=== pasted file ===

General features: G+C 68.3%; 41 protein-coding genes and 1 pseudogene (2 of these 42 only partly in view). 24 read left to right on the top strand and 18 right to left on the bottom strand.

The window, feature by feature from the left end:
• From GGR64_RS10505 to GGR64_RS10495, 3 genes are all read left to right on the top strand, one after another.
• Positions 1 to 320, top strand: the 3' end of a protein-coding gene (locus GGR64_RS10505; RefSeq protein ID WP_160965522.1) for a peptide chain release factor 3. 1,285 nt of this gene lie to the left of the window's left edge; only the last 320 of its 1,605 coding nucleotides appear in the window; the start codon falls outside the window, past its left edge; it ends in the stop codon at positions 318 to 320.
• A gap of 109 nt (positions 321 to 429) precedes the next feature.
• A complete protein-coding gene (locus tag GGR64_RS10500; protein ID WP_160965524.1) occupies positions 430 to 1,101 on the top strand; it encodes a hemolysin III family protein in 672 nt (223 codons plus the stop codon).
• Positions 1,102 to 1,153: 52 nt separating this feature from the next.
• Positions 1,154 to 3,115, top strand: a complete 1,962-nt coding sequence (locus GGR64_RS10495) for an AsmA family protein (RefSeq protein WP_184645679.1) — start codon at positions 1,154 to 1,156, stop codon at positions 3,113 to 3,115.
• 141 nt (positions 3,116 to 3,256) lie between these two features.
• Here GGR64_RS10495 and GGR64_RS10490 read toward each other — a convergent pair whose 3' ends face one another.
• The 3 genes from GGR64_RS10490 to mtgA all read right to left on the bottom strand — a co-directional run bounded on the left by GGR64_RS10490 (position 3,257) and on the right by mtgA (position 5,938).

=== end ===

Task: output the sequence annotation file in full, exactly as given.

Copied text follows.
General features: G+C 68.3%; 41 protein-coding genes and 1 pseudogene (2 of these 42 only partly in view). 24 read left to right on the top strand and 18 right to left on the bottom strand.

The window, feature by feature from the left end:
• From GGR64_RS10505 to GGR64_RS10495, 3 genes are all read left to right on the top strand, one after another.
• Positions 1 to 320, top strand: the 3' end of a protein-coding gene (locus GGR64_RS10505; RefSeq protein ID WP_160965522.1) for a peptide chain release factor 3. 1,285 nt of this gene lie to the left of the window's left edge; only the last 320 of its 1,605 coding nucleotides appear in the window; the start codon falls outside the window, past its left edge; it ends in the stop codon at positions 318 to 320.
• A gap of 109 nt (positions 321 to 429) precedes the next feature.
• A complete protein-coding gene (locus tag GGR64_RS10500; protein ID WP_160965524.1) occupies positions 430 to 1,101 on the top strand; it encodes a hemolysin III family protein in 672 nt (223 codons plus the stop codon).
• Positions 1,102 to 1,153: 52 nt separating this feature from the next.
• Positions 1,154 to 3,115, top strand: a complete 1,962-nt coding sequence (locus GGR64_RS10495) for an AsmA family protein (RefSeq protein WP_184645679.1) — start codon at positions 1,154 to 1,156, stop codon at positions 3,113 to 3,115.
• 141 nt (positions 3,116 to 3,256) lie between these two features.
• Here GGR64_RS10495 and GGR64_RS10490 read toward each other — a convergent pair whose 3' ends face one another.
• The 3 genes from GGR64_RS10490 to mtgA all read right to left on the bottom strand — a co-directional run bounded on the left by GGR64_RS10490 (position 3,257) and on the right by mtgA (position 5,938).